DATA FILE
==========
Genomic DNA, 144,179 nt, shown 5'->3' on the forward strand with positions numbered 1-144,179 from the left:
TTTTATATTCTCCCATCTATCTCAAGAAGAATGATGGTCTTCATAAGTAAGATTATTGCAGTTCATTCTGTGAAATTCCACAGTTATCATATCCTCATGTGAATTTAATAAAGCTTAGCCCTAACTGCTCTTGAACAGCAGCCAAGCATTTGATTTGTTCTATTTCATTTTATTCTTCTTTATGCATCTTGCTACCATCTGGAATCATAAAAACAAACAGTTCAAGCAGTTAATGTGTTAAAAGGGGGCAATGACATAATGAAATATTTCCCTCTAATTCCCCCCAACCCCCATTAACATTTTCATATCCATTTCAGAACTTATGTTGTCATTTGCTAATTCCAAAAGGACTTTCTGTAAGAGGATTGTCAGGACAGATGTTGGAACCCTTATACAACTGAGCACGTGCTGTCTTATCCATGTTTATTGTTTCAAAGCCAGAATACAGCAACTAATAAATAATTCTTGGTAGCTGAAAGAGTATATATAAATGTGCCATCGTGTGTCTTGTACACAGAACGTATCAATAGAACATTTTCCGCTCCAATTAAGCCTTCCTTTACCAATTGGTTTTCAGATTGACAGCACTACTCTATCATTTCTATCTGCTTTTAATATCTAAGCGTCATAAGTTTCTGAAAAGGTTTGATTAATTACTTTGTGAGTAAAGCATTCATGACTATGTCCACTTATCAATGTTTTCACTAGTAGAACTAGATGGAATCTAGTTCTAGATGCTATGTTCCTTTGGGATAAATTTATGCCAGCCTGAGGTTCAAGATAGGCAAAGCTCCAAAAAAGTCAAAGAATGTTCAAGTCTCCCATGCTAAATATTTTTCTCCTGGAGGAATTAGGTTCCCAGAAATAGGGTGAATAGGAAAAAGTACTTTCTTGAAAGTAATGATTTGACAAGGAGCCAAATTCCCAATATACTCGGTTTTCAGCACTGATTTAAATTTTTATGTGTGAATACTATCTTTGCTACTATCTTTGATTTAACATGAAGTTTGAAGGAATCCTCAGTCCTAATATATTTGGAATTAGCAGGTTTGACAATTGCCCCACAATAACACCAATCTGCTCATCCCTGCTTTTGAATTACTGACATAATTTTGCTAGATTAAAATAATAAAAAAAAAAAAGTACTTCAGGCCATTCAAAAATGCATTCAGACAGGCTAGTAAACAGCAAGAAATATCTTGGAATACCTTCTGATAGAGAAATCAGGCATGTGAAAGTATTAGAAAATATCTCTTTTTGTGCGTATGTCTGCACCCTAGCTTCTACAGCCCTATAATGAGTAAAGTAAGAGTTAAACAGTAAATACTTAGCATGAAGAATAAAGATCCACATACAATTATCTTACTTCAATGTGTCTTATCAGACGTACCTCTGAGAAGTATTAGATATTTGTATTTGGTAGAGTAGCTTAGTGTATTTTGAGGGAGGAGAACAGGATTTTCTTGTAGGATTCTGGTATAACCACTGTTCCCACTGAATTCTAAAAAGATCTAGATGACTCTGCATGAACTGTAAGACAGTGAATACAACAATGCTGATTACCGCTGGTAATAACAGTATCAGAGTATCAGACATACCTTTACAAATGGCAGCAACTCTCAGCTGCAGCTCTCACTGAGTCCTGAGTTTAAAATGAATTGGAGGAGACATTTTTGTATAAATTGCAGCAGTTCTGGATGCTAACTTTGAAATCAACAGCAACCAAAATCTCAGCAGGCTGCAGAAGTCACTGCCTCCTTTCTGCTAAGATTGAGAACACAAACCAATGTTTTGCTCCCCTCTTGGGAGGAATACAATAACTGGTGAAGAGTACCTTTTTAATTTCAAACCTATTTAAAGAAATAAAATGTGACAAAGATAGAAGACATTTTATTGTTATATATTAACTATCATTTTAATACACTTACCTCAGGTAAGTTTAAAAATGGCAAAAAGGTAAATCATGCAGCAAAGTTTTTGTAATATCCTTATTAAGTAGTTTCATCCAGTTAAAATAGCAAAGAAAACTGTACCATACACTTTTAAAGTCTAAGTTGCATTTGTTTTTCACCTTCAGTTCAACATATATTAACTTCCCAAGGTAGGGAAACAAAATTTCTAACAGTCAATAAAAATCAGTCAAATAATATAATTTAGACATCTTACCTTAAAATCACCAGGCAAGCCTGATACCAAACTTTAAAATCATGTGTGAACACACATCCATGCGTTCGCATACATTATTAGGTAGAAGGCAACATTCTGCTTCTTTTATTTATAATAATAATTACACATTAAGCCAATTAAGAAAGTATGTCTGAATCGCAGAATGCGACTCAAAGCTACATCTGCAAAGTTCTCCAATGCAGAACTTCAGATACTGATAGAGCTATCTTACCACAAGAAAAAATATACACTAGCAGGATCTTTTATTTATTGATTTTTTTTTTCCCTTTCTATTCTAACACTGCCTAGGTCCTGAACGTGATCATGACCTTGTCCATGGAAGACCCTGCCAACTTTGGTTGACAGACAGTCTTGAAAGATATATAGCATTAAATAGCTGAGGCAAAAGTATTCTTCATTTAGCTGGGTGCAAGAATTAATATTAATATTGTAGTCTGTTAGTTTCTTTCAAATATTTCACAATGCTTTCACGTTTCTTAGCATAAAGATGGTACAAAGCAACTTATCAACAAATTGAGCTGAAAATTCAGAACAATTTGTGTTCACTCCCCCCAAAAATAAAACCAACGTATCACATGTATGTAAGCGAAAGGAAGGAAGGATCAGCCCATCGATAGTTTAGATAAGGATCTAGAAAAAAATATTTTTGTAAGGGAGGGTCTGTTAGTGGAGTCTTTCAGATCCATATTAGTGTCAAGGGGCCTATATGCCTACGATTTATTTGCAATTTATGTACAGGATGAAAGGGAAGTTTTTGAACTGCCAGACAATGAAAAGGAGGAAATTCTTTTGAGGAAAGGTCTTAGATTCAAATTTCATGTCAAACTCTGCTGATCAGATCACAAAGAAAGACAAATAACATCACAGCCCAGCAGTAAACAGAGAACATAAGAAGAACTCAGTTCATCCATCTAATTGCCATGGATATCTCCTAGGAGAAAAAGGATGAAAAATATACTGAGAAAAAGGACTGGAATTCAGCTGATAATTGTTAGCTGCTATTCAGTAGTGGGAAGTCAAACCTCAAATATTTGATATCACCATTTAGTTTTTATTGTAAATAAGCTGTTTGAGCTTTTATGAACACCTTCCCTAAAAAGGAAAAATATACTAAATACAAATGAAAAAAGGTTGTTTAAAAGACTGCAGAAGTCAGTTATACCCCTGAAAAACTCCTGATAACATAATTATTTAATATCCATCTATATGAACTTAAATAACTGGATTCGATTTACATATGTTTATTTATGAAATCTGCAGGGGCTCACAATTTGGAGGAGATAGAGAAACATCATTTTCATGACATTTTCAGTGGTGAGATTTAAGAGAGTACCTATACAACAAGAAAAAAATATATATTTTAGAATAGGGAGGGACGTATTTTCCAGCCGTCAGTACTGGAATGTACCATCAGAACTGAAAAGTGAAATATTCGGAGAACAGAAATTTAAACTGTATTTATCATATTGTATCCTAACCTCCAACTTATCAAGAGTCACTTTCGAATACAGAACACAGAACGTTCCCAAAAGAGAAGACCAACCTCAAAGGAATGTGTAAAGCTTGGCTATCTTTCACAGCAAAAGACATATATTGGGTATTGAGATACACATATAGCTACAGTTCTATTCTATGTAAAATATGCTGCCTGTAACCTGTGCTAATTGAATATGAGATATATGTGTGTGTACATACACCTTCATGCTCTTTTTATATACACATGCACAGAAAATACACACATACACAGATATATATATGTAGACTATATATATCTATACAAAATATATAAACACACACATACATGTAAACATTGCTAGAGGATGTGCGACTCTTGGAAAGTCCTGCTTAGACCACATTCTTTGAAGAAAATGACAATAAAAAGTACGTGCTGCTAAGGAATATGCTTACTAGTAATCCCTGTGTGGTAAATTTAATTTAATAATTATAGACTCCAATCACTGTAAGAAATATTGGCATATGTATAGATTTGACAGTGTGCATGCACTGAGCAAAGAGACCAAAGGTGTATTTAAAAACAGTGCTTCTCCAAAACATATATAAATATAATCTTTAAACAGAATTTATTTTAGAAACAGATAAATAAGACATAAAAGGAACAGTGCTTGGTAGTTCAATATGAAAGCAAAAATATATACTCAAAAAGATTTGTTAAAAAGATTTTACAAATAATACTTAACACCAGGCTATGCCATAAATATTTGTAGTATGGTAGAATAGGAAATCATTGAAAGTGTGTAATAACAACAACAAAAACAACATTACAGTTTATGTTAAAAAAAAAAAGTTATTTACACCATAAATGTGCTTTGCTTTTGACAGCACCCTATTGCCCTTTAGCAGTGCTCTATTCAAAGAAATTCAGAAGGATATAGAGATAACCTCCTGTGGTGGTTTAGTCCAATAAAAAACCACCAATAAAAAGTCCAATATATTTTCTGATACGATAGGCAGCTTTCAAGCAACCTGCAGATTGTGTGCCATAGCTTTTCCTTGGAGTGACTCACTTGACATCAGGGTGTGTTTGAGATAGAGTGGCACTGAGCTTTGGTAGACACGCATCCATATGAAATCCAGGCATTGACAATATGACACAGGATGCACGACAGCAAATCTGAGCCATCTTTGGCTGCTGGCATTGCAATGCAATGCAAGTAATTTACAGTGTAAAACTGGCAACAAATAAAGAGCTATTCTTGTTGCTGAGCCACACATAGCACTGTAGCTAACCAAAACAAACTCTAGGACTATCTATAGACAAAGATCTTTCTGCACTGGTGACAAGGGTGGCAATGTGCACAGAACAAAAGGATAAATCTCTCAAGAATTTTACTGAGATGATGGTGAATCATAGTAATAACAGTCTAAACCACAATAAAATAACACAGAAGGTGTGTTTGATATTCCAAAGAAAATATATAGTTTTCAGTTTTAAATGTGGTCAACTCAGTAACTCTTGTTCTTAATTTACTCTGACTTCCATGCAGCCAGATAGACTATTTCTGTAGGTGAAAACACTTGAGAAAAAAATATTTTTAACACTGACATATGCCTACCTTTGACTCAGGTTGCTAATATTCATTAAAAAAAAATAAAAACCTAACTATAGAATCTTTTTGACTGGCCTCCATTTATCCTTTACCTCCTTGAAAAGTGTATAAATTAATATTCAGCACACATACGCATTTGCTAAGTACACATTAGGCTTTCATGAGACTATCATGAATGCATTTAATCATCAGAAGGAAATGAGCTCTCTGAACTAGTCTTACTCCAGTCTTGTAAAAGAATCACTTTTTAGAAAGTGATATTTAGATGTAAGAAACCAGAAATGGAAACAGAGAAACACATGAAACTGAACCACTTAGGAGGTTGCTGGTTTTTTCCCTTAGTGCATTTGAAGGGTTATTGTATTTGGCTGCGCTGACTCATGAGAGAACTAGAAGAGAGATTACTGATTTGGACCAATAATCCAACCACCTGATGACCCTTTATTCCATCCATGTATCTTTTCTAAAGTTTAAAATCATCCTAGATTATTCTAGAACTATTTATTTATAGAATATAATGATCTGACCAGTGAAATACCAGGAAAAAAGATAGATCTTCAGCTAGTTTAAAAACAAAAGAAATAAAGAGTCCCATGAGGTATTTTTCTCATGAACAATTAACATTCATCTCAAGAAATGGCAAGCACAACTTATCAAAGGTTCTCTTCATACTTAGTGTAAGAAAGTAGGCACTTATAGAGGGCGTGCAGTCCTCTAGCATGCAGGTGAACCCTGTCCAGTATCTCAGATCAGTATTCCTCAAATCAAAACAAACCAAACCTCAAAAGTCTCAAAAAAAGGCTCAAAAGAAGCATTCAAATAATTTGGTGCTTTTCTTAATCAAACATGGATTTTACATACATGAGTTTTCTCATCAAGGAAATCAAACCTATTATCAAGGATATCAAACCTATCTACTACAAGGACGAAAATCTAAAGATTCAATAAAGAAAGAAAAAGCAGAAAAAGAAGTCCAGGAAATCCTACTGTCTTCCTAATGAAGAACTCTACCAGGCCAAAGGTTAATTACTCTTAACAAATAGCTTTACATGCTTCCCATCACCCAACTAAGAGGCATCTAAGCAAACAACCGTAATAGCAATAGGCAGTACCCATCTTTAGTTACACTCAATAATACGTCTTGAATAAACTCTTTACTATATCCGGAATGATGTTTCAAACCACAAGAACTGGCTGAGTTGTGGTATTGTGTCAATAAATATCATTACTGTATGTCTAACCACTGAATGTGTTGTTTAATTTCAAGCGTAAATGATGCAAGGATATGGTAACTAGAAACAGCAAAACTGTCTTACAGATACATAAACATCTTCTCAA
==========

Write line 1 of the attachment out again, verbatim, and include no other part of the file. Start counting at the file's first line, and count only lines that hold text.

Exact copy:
Genomic DNA, 144,179 nt, shown 5'->3' on the forward strand with positions numbered 1-144,179 from the left: